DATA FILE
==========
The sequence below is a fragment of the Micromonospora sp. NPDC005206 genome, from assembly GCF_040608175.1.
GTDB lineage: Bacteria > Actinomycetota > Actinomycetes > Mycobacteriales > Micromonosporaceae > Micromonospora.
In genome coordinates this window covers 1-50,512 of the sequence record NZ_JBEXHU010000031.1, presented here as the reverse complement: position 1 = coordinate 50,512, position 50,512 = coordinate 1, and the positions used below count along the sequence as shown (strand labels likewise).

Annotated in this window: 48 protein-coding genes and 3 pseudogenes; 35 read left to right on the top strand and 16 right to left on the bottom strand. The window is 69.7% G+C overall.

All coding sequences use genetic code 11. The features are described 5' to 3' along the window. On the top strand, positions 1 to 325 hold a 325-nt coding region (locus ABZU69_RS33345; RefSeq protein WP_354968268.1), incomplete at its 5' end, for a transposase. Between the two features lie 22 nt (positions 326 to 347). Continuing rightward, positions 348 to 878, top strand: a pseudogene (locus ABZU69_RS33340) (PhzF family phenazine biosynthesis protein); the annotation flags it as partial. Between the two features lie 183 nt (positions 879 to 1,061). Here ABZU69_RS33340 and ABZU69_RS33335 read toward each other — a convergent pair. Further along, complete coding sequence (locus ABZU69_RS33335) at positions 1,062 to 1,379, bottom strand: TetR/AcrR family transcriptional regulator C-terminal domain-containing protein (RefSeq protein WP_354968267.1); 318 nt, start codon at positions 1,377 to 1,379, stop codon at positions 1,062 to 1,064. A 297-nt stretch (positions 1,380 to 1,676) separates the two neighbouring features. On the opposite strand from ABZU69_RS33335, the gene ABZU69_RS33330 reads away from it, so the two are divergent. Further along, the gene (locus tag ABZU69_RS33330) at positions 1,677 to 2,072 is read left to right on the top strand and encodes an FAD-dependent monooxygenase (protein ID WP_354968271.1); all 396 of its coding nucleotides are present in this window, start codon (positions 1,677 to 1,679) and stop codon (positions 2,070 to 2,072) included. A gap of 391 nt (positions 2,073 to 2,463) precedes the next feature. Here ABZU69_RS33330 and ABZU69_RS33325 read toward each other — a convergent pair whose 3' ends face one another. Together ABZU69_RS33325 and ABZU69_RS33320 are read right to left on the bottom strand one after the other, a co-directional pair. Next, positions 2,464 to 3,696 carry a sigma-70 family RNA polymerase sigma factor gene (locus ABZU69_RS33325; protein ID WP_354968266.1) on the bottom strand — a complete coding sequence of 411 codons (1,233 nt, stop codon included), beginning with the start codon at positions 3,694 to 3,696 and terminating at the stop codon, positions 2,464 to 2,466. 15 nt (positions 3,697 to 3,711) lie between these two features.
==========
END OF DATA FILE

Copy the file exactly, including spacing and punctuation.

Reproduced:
The sequence below is a fragment of the Micromonospora sp. NPDC005206 genome, from assembly GCF_040608175.1.
GTDB lineage: Bacteria > Actinomycetota > Actinomycetes > Mycobacteriales > Micromonosporaceae > Micromonospora.
In genome coordinates this window covers 1-50,512 of the sequence record NZ_JBEXHU010000031.1, presented here as the reverse complement: position 1 = coordinate 50,512, position 50,512 = coordinate 1, and the positions used below count along the sequence as shown (strand labels likewise).

Annotated in this window: 48 protein-coding genes and 3 pseudogenes; 35 read left to right on the top strand and 16 right to left on the bottom strand. The window is 69.7% G+C overall.

All coding sequences use genetic code 11. The features are described 5' to 3' along the window. On the top strand, positions 1 to 325 hold a 325-nt coding region (locus ABZU69_RS33345; RefSeq protein WP_354968268.1), incomplete at its 5' end, for a transposase. Between the two features lie 22 nt (positions 326 to 347). Continuing rightward, positions 348 to 878, top strand: a pseudogene (locus ABZU69_RS33340) (PhzF family phenazine biosynthesis protein); the annotation flags it as partial. Between the two features lie 183 nt (positions 879 to 1,061). Here ABZU69_RS33340 and ABZU69_RS33335 read toward each other — a convergent pair. Further along, complete coding sequence (locus ABZU69_RS33335) at positions 1,062 to 1,379, bottom strand: TetR/AcrR family transcriptional regulator C-terminal domain-containing protein (RefSeq protein WP_354968267.1); 318 nt, start codon at positions 1,377 to 1,379, stop codon at positions 1,062 to 1,064. A 297-nt stretch (positions 1,380 to 1,676) separates the two neighbouring features. On the opposite strand from ABZU69_RS33335, the gene ABZU69_RS33330 reads away from it, so the two are divergent. Further along, the gene (locus tag ABZU69_RS33330) at positions 1,677 to 2,072 is read left to right on the top strand and encodes an FAD-dependent monooxygenase (protein ID WP_354968271.1); all 396 of its coding nucleotides are present in this window, start codon (positions 1,677 to 1,679) and stop codon (positions 2,070 to 2,072) included. A gap of 391 nt (positions 2,073 to 2,463) precedes the next feature. Here ABZU69_RS33330 and ABZU69_RS33325 read toward each other — a convergent pair whose 3' ends face one another. Together ABZU69_RS33325 and ABZU69_RS33320 are read right to left on the bottom strand one after the other, a co-directional pair. Next, positions 2,464 to 3,696 carry a sigma-70 family RNA polymerase sigma factor gene (locus ABZU69_RS33325; protein ID WP_354968266.1) on the bottom strand — a complete coding sequence of 411 codons (1,233 nt, stop codon included), beginning with the start codon at positions 3,694 to 3,696 and terminating at the stop codon, positions 2,464 to 2,466. 15 nt (positions 3,697 to 3,711) lie between these two features.